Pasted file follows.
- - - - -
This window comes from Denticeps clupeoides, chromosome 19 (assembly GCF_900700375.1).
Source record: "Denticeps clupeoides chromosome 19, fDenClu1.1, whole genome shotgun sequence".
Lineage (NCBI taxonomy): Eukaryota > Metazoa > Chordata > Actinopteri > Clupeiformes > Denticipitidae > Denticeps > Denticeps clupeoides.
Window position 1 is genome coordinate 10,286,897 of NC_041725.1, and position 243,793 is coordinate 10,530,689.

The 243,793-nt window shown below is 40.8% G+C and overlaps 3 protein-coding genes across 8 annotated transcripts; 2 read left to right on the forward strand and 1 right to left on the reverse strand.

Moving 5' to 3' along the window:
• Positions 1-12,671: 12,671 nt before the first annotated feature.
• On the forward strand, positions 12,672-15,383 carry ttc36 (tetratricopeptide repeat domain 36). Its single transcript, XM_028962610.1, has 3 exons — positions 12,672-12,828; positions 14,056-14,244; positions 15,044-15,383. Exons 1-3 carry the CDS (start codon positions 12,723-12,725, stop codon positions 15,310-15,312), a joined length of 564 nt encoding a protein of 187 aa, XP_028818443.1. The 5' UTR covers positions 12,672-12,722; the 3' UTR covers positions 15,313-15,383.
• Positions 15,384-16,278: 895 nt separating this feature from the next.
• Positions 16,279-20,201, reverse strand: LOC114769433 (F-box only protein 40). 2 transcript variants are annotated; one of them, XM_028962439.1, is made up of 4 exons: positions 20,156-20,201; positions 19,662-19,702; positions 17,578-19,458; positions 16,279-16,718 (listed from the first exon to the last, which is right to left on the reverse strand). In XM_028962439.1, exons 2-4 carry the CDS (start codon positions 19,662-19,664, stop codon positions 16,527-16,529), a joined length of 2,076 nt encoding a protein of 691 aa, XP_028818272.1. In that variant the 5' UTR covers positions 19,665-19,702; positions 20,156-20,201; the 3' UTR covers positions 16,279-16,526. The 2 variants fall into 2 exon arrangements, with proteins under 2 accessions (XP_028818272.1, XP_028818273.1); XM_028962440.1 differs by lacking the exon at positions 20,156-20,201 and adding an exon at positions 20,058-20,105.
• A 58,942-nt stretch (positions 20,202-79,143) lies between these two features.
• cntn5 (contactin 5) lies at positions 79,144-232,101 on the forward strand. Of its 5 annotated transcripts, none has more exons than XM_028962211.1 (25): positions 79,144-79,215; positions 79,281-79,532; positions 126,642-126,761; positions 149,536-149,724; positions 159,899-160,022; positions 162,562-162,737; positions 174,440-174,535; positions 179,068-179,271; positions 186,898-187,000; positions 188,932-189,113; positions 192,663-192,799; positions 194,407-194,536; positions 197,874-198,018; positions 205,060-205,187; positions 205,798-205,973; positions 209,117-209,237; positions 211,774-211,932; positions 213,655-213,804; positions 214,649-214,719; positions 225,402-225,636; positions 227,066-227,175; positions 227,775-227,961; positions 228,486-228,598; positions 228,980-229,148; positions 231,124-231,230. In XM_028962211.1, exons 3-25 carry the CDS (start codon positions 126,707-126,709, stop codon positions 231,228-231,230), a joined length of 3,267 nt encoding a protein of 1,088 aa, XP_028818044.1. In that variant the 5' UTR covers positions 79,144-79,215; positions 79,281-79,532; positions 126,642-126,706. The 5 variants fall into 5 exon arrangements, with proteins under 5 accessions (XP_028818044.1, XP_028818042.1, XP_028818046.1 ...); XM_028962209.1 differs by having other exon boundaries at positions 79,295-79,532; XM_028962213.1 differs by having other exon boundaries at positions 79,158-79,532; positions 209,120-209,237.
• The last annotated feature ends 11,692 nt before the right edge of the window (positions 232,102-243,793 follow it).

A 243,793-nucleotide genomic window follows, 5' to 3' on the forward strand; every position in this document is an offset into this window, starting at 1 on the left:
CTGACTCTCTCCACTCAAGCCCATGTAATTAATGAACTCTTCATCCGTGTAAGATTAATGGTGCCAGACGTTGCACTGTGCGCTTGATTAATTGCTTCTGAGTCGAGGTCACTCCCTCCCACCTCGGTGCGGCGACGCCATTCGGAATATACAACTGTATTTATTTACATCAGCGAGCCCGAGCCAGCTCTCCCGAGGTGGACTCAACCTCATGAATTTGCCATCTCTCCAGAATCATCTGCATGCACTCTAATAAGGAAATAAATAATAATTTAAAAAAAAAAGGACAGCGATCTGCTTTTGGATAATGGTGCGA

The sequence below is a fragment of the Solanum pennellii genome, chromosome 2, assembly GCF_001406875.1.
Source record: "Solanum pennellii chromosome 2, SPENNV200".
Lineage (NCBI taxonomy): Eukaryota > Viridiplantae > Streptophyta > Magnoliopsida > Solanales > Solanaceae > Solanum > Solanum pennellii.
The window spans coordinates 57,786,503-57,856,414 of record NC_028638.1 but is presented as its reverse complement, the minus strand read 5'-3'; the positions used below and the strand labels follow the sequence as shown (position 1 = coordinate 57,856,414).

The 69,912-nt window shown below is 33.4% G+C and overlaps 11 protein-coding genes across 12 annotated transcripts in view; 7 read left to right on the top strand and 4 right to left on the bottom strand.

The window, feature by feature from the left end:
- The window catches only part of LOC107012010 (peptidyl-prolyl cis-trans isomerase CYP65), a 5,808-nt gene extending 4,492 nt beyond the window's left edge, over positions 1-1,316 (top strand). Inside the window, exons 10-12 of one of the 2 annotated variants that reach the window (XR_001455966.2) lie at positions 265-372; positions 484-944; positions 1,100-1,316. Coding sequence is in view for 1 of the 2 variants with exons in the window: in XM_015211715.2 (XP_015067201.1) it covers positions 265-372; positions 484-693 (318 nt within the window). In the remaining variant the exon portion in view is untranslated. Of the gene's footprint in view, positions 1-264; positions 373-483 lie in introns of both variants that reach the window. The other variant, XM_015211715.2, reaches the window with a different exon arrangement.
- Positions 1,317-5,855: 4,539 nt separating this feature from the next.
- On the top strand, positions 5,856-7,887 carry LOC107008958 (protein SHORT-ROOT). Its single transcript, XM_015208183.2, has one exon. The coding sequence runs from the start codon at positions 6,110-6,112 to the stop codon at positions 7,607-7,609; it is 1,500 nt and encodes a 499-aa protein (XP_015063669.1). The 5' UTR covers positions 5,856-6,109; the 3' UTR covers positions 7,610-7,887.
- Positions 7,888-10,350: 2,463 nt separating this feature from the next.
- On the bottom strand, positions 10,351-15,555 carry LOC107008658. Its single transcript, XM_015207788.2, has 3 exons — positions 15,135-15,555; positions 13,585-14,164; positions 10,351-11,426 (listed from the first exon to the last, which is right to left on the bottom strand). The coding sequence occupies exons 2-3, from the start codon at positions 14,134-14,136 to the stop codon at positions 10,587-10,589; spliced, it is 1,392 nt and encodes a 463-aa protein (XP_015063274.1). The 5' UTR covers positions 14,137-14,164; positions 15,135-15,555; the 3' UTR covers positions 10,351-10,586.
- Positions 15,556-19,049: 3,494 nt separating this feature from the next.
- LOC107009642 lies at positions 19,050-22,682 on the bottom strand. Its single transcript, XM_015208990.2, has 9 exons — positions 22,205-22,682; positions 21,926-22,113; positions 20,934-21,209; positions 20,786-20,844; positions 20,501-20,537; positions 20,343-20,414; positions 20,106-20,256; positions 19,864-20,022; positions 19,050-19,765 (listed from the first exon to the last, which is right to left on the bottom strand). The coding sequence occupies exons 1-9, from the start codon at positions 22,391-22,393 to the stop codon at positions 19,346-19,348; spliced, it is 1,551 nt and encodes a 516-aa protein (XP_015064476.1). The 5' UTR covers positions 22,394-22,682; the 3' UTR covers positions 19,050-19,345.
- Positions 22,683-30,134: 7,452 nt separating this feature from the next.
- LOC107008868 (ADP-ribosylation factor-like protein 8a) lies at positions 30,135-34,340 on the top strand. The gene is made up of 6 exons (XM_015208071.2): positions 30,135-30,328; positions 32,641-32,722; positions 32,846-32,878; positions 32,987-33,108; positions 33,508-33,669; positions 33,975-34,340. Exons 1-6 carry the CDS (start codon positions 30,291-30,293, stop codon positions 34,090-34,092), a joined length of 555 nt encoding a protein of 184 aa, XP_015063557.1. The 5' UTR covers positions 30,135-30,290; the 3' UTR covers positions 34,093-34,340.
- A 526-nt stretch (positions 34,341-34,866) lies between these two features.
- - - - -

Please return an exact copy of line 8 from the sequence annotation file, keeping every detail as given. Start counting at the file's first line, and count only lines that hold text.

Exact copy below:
• On the forward strand, positions 12,672-15,383 carry ttc36 (tetratricopeptide repeat domain 36). Its single transcript, XM_028962610.1, has 3 exons — positions 12,672-12,828; positions 14,056-14,244; positions 15,044-15,383. Exons 1-3 carry the CDS (start codon positions 12,723-12,725, stop codon positions 15,310-15,312), a joined length of 564 nt encoding a protein of 187 aa, XP_028818443.1. The 5' UTR covers positions 12,672-12,722; the 3' UTR covers positions 15,313-15,383.